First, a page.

POSITION BY POSITION
Brian Schneider, C
Perhaps the perfect anchor for the Nationals' pitching staff, Schneider is the classic defense-first catcher who happens to have some offensive potential. He has excellent footwork and an exceptionally quick release when throwing to second. In 2003, he threw out 46.7 percent of would-be base stealers. Last year, it was 47.8 percent. Both totals led the majors. In 1,114 innings, he allowed all of four passed balls in 2004, and his career fielding percentage of .994 is the highest in franchise history for a catcher.
At 28, though, this is the year some in the organization feel Schneider -- in his second year as the unquestioned starter -- must develop offensively. Hitting eighth, ahead of the pitcher, will naturally keep his numbers down. "He had a nice little year last year," General Manager Jim Bowden said. "But he has to take that next step."
Gary Bennett, a .247 career hitter with five other teams, will serve as a veteran backup, something the franchise has lacked recently.
Nick Johnson, 1B
Maybe no National is under as much pressure to stay healthy and succeed than Johnson, the owner of a sweet left-handed swing who hasn't found consistency. That's in part because of his injury-plagued history, which includes six trips to the disabled list. Last year he sat out the first two months with a back strain and the last five weeks with a broken cheekbone. Some scouts believe Johnson has the goods to be a consistent .300 hitter, though he has never hit better than .284 during parts of four major league seasons. The Nationals spent much of spring training trying to overhaul his stance and swing. But if Johnson falters, Manager Frank Robinson will be under some pressure to sit him down. Brad Wilkerson led the team in starts at first base in 2004 with 78, and he could easily return to the infield. Veteran Wil Cordero will get spot duty at first.
Jose Vidro, 2B
There was no more important question about the Nationals' spring than: Will Jose Vidro be healthy? No, he didn't get through the spring unscathed; a hyperextended elbow cost him a week. But his surgically repaired right knee, the one that bothered him all of 2004, held up just fine.
"He's the backbone of this organization," outfielder Brad Wilkerson said. Vidro confirmed that by signing a four-year, $30 million deal midway through last season. At that price, he might be a steal. His averages from 1999-2003: .316, 86 runs scored, more than 75 RBI and nearly 42 doubles. More importantly, he sets a tone. His teammates had to see him limping around and icing his knee last season to realize there was anything wrong with him. "He'll play on one leg, one arm, whatever," Manager Frank Robinson said.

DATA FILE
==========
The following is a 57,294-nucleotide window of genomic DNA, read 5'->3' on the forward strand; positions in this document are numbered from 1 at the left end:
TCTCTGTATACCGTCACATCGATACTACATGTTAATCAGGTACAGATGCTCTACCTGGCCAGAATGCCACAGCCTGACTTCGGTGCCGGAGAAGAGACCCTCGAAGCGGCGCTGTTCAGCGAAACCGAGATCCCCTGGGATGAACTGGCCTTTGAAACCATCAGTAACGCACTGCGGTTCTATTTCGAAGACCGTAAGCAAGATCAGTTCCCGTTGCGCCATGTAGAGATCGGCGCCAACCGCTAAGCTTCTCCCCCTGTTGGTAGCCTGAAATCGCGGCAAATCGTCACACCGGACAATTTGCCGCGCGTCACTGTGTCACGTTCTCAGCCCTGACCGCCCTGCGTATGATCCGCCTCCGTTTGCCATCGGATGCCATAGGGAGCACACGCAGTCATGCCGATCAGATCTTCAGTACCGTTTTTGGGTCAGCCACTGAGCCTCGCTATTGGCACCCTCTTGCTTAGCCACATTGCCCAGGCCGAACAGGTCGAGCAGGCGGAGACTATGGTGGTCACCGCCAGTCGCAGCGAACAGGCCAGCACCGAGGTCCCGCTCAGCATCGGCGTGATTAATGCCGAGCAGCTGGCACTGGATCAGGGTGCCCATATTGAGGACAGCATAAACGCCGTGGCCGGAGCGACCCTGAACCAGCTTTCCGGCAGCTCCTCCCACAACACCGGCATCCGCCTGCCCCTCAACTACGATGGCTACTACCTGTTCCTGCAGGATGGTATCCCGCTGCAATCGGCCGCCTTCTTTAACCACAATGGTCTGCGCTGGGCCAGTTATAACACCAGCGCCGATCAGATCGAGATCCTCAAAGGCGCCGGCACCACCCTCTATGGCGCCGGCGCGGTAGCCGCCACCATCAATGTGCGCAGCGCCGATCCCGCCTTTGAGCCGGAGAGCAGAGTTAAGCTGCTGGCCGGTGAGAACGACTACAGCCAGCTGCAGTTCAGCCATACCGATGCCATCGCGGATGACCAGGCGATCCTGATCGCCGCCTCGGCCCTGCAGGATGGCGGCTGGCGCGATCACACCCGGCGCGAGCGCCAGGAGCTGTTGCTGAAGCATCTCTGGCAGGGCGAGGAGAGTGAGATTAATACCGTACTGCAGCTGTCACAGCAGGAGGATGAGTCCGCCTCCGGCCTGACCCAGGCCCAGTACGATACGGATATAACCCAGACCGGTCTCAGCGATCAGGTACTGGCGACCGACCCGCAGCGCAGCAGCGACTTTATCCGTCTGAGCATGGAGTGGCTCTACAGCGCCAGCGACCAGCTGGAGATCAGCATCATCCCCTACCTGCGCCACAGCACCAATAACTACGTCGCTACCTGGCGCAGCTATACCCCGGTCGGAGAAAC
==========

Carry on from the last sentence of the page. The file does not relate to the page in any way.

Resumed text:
On another team, Vidro might be the perfect No. 2 hitter. In this lineup, he must hit third -- and be healthy. Jamey Carroll provides a solid backup.
Cristian Guzman, SS
The Nationals went into the offseason minus one of the anchors of the previous six seasons, shortstop Orlando Cabrera, traded last July. The team couldn't afford the marquee free agent shortstops -- Cabrera, Edgar Renteria or Nomar Garciaparra. So they signed Guzman, the 27-year-old with the reputation for his exceptional gifts and, occasionally, startling lapses in effort.
In his first spring training with a club other than the Minnesota Twins, though, Guzman played outstanding baseball, both defensively and offensively. Though he has never driven in even 60 runs in a season, he consistently hit the ball hard in exhibition games. He has used his quick first step to get out of the batter's box swiftly -- something Endy Chavez should watch closely.
Guzman hasn't made more than 12 errors since 2001. Jamey Carroll is the backup should Guzman need a day off. But if Guzman were injured long-term, the team would make a trade.